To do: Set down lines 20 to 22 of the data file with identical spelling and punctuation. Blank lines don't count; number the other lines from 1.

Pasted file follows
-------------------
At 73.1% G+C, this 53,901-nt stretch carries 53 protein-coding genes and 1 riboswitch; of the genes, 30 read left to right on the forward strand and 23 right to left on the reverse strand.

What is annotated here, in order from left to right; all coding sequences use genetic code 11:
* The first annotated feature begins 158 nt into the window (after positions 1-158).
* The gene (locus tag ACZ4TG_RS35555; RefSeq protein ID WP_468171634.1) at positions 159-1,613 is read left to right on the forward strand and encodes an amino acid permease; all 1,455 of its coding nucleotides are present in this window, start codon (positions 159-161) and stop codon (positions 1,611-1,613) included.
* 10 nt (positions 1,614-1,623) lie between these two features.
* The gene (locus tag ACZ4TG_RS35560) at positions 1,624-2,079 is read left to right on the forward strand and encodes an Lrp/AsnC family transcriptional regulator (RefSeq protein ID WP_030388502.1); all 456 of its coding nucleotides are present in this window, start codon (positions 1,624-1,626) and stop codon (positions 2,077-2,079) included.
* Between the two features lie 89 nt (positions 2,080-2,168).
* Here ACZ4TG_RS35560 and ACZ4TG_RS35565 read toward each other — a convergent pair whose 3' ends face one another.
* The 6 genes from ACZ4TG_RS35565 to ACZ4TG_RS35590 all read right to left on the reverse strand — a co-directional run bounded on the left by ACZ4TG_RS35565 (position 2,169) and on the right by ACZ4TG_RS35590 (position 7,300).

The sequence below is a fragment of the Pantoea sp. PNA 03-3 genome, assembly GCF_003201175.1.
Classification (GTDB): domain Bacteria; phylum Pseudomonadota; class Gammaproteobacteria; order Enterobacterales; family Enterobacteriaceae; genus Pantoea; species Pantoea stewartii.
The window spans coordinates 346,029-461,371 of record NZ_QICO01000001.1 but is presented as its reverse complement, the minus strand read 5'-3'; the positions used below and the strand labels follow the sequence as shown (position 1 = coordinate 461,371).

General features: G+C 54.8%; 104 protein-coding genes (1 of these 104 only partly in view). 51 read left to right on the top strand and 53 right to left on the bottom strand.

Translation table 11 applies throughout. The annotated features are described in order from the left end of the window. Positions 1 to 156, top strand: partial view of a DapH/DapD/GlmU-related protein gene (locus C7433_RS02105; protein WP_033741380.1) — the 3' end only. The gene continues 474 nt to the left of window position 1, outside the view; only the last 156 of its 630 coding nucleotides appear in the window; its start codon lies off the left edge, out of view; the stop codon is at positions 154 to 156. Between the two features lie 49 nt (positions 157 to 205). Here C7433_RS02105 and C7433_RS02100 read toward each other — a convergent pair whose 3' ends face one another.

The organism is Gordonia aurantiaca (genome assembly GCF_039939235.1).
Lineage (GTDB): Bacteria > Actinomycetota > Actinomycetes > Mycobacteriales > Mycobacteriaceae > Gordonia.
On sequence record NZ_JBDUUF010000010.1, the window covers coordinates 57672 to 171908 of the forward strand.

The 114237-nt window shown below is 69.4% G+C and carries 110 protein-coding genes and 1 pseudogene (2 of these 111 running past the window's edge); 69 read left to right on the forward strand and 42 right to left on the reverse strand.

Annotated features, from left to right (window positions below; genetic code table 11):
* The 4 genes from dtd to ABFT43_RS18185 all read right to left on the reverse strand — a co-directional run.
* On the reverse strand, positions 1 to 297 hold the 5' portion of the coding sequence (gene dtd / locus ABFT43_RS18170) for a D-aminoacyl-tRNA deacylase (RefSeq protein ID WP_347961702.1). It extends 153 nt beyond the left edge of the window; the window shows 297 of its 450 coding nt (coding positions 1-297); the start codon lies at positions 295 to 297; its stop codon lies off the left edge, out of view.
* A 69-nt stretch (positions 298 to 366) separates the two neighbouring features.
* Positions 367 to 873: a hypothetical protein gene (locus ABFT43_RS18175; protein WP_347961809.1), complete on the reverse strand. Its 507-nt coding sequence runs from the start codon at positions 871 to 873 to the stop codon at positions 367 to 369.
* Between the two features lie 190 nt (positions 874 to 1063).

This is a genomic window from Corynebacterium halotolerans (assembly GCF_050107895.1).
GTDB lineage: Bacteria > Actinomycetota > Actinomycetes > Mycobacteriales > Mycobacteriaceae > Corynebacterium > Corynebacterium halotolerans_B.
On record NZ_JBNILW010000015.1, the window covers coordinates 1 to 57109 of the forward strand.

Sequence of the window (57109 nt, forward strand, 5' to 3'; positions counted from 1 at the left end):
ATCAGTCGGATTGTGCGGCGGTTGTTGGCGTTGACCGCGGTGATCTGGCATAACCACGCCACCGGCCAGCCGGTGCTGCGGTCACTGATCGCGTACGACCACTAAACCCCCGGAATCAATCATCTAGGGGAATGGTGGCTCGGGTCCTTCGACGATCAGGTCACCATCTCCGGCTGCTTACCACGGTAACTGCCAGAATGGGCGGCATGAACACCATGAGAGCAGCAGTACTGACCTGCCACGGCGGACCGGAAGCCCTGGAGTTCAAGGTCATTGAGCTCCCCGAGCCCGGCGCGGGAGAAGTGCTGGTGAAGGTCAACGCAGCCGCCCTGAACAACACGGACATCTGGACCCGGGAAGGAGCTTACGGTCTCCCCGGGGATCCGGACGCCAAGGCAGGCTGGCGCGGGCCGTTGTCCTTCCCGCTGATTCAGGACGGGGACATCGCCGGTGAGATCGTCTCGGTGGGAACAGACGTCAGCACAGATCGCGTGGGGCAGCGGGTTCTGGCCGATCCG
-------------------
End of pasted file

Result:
* The 4 genes from dtd to ABFT43_RS18185 all read right to left on the reverse strand — a co-directional run.
* On the reverse strand, positions 1 to 297 hold the 5' portion of the coding sequence (gene dtd / locus ABFT43_RS18170) for a D-aminoacyl-tRNA deacylase (RefSeq protein ID WP_347961702.1). It extends 153 nt beyond the left edge of the window; the window shows 297 of its 450 coding nt (coding positions 1-297); the start codon lies at positions 295 to 297; its stop codon lies off the left edge, out of view.
* A 69-nt stretch (positions 298 to 366) separates the two neighbouring features.